Trump to appear in court, accused of endangering US democracy
Donald Trump is expected to appear in court on Thursday to answer charges of conspiring to overturn the 2020 election, a case that will cast a dark and volatile cloud over the 2024 White House race for which he remains the presumptive Republican nominee.
Metal barricades were erected around the E. Barret Prettyman federal courthouse in Washington, where the arrest and arraignment of the former president will take place within sight of the US Capitol that was stormed by his supporters on January 6, 2021.
Police gathered outside the court early Thursday, while scores of reporters from the world’s media camped overnight to seek a spot inside.
The 77-year-old Trump is expected to enter a plea of not guilty at a hearing at 4:00 pm (2000 GMT before Magistrate Judge Moxila Upadhyaya.
Read:Trump pleads not guilty in government secrets case
The accusations that Trump and six unnamed co-conspirators plotted to upend the 2020 election is the former president’s third criminal indictment since March, and the most serious of the cases threatening to derail his comeback bid.
Special counsel Jack Smith unveiled a 45-page indictment of Trump on Tuesday charging him with conspiracy to defraud the United States and attempting to disenfranchise American voters with his false claims that he won the November 2020 election.
“The purpose of the conspiracy was to overturn the legitimate results of the 2020 presidential election by using knowingly false claims of election fraud,” the indictment said.
Smith, a former war crimes prosecutor at the Hague, linked Trump’s actions following his loss to Democrat Joe Biden directly to the attack on the Capitol, which he called an “unprecedented assault on the seat of American democracy.”
“It was fueled by lies,” Smith said. “Lies by the defendant targeted at obstructing a bedrock function of the US government — the nation’s process of collecting, counting and certifying the results of the presidential election.”
Trump is already scheduled to go on trial in Florida in May of next year on charges that he took top secret government documents to his Mar-A-Lago estate in Florida and refused to return them.
Read:Trump indicted in classified documents probe
The twice-impeached former president also faces criminal charges in New York for allegedly paying election-eve hush money to a porn star.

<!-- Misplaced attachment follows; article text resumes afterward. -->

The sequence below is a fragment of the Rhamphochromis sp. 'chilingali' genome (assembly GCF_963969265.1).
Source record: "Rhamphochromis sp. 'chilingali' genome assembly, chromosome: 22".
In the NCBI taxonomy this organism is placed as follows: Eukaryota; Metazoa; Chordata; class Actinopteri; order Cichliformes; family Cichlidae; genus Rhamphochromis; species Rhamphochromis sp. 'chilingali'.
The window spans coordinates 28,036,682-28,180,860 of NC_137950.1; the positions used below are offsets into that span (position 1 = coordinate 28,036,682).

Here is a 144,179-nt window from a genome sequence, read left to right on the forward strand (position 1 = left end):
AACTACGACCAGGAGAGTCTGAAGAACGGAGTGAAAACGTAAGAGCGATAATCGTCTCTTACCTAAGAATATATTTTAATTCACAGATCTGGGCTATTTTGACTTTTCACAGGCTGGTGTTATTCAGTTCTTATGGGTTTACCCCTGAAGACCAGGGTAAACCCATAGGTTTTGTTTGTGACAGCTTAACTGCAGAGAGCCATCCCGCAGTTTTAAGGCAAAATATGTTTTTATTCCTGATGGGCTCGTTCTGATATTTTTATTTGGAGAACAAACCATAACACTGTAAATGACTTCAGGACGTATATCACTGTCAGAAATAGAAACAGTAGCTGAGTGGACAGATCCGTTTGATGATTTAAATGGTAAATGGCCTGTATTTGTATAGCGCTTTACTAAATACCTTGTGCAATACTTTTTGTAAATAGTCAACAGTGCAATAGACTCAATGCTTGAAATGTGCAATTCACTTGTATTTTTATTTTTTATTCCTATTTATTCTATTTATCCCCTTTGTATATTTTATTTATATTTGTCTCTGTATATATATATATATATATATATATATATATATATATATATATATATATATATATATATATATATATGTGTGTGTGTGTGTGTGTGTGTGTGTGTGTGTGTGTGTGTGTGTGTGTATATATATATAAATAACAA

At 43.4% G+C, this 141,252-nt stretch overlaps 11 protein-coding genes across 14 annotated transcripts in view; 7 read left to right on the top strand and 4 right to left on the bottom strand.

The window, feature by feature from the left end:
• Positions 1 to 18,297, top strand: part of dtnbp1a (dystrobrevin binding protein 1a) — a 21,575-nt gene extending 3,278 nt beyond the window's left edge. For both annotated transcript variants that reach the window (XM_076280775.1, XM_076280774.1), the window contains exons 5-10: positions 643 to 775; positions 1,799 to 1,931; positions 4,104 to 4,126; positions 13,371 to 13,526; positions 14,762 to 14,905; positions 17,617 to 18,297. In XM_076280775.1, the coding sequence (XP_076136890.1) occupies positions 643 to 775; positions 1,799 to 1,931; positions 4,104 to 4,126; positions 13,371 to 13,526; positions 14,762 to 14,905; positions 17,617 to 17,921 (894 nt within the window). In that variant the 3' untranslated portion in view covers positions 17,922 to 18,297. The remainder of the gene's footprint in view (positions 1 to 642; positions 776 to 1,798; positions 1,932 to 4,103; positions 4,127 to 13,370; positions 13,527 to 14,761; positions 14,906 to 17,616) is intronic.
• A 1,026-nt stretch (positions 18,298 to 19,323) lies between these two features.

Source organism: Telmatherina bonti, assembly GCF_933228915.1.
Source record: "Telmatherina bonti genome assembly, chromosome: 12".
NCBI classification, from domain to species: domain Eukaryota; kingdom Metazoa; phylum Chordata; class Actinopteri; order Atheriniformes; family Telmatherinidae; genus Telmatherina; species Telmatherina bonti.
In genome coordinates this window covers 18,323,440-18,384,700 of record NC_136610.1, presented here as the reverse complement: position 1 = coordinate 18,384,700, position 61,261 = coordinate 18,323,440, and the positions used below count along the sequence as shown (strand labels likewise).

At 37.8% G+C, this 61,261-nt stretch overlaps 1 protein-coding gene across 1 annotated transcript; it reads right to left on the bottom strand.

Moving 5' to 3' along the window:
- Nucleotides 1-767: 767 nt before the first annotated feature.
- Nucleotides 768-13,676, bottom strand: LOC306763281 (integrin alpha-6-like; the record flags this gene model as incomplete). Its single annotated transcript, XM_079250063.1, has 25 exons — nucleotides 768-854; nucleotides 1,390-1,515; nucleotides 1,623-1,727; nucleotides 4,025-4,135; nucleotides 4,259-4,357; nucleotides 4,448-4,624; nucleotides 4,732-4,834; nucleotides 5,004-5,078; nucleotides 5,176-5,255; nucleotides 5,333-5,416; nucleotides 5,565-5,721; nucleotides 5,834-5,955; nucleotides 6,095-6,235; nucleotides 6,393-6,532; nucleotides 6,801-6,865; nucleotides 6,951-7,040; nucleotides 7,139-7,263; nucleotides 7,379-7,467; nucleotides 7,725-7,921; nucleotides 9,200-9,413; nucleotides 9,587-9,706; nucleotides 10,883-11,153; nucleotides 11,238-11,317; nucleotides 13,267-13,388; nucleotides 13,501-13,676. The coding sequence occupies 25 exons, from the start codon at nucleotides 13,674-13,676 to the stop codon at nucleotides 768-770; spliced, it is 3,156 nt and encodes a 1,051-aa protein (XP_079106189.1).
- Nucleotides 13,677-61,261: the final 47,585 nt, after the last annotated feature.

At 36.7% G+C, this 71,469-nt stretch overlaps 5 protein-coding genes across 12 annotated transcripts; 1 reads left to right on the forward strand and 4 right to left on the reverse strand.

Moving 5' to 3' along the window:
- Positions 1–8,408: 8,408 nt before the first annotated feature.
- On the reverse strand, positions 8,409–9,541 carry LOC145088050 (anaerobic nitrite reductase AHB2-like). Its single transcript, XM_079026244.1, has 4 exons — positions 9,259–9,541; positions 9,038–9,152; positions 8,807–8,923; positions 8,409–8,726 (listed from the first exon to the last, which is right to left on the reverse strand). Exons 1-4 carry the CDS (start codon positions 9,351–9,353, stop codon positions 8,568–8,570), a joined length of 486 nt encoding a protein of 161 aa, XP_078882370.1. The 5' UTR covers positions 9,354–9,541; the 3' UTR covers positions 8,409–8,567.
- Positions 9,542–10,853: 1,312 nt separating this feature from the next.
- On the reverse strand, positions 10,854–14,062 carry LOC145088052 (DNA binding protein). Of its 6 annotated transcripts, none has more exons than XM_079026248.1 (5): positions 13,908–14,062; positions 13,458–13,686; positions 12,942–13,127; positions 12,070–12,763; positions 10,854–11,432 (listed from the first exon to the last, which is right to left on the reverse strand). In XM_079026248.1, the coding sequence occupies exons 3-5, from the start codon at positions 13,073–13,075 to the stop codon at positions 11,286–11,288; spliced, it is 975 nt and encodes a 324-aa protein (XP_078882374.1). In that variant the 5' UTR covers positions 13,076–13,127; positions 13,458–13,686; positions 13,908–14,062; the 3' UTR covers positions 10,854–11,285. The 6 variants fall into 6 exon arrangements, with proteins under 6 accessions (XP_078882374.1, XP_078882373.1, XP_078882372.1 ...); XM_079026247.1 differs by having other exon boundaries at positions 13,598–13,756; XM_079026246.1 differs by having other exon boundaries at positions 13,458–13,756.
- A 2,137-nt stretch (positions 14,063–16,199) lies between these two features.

Trump has pleaded not guilty in the documents and hush money cases and accused prosecutors of seeking to thwart his presidential bid with “fake” indictments.
He slammed the alleged “unprecedented weaponization” of the Justice Department in a post on his Truth Social platform Thursday, accusing Biden of seeking to charge him with “as many crimes as can be concocted.”
“But soon, in 2024, it will be our turn,” he wrote.
The new conspiracy charges raise the prospect of Trump being further embroiled in legal proceedings at the height of what is expected to be a bitter presidential campaign.
The plot allegedly included attempts to pressure Mike Pence into throwing out Electoral College votes at the January 6 joint session of Congress called to certify Biden’s win, which the vice president eventually refused to do.
“I had no right to overturn the election,” Pence, who is also seeking the 2024 Republican presidential nomination, said Wednesday.
“Anyone who asks someone else to put themselves over the Constitution should never be president of the United States again,” he told reporters.
Although Trump’s arraignment will be before a magistrate judge, the actual case is to be heard by US District Court Judge Tanya Chutkan.
Chutkan, 61, has a legal history with Trump — she ruled against him in a November 2021 case.
Trump had filed a lawsuit asserting executive privilege to block documents from being handed over to a congressional committee investigating the attack on the Capitol by his supporters.
Read:Trump: Charges an ‘insult to our country’
He was no longer in the White House at the time, and Chutkan dismissed the suit, saying the former president’s argument “appears to be premised on the notion that his executive power ‘exists in perpetuity.'”
As president, Trump was impeached by the House of Representatives for seeking political dirt on Biden from Ukraine and over the events of January 6, and was acquitted by the Senate both times.